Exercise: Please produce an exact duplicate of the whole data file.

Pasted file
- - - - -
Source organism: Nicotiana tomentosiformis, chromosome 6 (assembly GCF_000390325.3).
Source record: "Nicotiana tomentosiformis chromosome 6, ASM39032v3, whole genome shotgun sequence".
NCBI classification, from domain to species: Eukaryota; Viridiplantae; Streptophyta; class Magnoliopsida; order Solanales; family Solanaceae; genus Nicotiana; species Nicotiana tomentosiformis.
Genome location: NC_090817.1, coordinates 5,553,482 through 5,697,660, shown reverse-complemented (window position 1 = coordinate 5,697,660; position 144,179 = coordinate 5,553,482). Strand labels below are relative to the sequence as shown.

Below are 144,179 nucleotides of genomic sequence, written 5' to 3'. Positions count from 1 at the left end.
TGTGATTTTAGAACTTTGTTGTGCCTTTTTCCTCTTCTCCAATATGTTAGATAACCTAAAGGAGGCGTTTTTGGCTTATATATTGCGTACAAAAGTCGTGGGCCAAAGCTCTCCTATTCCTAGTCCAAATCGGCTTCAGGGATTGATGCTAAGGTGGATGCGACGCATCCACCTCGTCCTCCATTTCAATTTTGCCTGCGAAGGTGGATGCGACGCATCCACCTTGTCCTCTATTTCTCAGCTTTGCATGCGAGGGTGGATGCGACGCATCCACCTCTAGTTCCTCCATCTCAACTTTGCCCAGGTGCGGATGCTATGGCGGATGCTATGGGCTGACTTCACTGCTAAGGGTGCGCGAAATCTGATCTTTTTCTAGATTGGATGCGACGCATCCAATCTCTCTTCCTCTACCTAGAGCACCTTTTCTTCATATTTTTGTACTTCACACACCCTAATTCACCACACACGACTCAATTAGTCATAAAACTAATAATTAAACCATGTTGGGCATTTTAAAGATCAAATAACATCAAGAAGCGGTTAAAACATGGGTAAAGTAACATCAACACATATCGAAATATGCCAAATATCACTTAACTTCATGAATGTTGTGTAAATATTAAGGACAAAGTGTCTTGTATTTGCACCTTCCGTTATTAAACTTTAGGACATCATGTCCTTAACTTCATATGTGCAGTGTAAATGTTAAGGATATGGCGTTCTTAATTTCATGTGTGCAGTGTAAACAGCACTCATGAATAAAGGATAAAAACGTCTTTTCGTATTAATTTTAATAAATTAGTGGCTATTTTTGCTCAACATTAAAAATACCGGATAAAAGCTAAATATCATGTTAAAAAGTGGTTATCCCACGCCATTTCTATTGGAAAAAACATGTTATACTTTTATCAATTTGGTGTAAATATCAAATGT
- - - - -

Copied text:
Source organism: Nicotiana tomentosiformis, chromosome 6 (assembly GCF_000390325.3).
Source record: "Nicotiana tomentosiformis chromosome 6, ASM39032v3, whole genome shotgun sequence".
NCBI classification, from domain to species: Eukaryota; Viridiplantae; Streptophyta; class Magnoliopsida; order Solanales; family Solanaceae; genus Nicotiana; species Nicotiana tomentosiformis.
Genome location: NC_090817.1, coordinates 5,553,482 through 5,697,660, shown reverse-complemented (window position 1 = coordinate 5,697,660; position 144,179 = coordinate 5,553,482). Strand labels below are relative to the sequence as shown.

Below are 144,179 nucleotides of genomic sequence, written 5' to 3'. Positions count from 1 at the left end.
TGTGATTTTAGAACTTTGTTGTGCCTTTTTCCTCTTCTCCAATATGTTAGATAACCTAAAGGAGGCGTTTTTGGCTTATATATTGCGTACAAAAGTCGTGGGCCAAAGCTCTCCTATTCCTAGTCCAAATCGGCTTCAGGGATTGATGCTAAGGTGGATGCGACGCATCCACCTCGTCCTCCATTTCAATTTTGCCTGCGAAGGTGGATGCGACGCATCCACCTTGTCCTCTATTTCTCAGCTTTGCATGCGAGGGTGGATGCGACGCATCCACCTCTAGTTCCTCCATCTCAACTTTGCCCAGGTGCGGATGCTATGGCGGATGCTATGGGCTGACTTCACTGCTAAGGGTGCGCGAAATCTGATCTTTTTCTAGATTGGATGCGACGCATCCAATCTCTCTTCCTCTACCTAGAGCACCTTTTCTTCATATTTTTGTACTTCACACACCCTAATTCACCACACACGACTCAATTAGTCATAAAACTAATAATTAAACCATGTTGGGCATTTTAAAGATCAAATAACATCAAGAAGCGGTTAAAACATGGGTAAAGTAACATCAACACATATCGAAATATGCCAAATATCACTTAACTTCATGAATGTTGTGTAAATATTAAGGACAAAGTGTCTTGTATTTGCACCTTCCGTTATTAAACTTTAGGACATCATGTCCTTAACTTCATATGTGCAGTGTAAATGTTAAGGATATGGCGTTCTTAATTTCATGTGTGCAGTGTAAACAGCACTCATGAATAAAGGATAAAAACGTCTTTTCGTATTAATTTTAATAAATTAGTGGCTATTTTTGCTCAACATTAAAAATACCGGATAAAAGCTAAATATCATGTTAAAAAGTGGTTATCCCACGCCATTTCTATTGGAAAAAACATGTTATACTTTTATCAATTTGGTGTAAATATCAAATGT